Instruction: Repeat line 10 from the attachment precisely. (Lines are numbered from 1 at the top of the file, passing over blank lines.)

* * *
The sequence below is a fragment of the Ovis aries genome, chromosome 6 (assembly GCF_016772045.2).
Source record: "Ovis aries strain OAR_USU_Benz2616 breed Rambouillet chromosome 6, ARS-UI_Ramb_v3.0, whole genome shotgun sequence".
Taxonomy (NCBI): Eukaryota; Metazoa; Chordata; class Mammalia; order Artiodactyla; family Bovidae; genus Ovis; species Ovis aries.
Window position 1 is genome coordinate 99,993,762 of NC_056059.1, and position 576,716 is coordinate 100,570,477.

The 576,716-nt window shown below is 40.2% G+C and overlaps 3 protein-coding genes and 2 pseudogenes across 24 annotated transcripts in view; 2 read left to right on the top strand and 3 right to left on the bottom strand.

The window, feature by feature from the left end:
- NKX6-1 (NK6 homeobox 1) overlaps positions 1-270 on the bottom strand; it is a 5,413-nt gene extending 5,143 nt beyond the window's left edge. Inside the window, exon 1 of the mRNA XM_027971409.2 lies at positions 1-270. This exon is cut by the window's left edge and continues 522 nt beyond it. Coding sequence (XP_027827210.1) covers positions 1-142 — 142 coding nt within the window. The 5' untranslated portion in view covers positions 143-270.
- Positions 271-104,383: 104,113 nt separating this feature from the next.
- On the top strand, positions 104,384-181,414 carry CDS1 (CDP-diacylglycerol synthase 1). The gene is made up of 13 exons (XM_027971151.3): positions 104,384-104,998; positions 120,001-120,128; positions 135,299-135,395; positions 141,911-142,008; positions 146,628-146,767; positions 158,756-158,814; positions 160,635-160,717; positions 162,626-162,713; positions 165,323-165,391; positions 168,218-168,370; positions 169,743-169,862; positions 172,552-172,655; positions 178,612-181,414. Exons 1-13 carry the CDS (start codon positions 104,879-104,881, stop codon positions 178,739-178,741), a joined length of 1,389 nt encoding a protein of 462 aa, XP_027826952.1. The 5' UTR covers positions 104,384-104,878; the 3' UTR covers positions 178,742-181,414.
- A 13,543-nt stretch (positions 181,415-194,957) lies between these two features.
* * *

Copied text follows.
- A 13,543-nt stretch (positions 181,415-194,957) lies between these two features.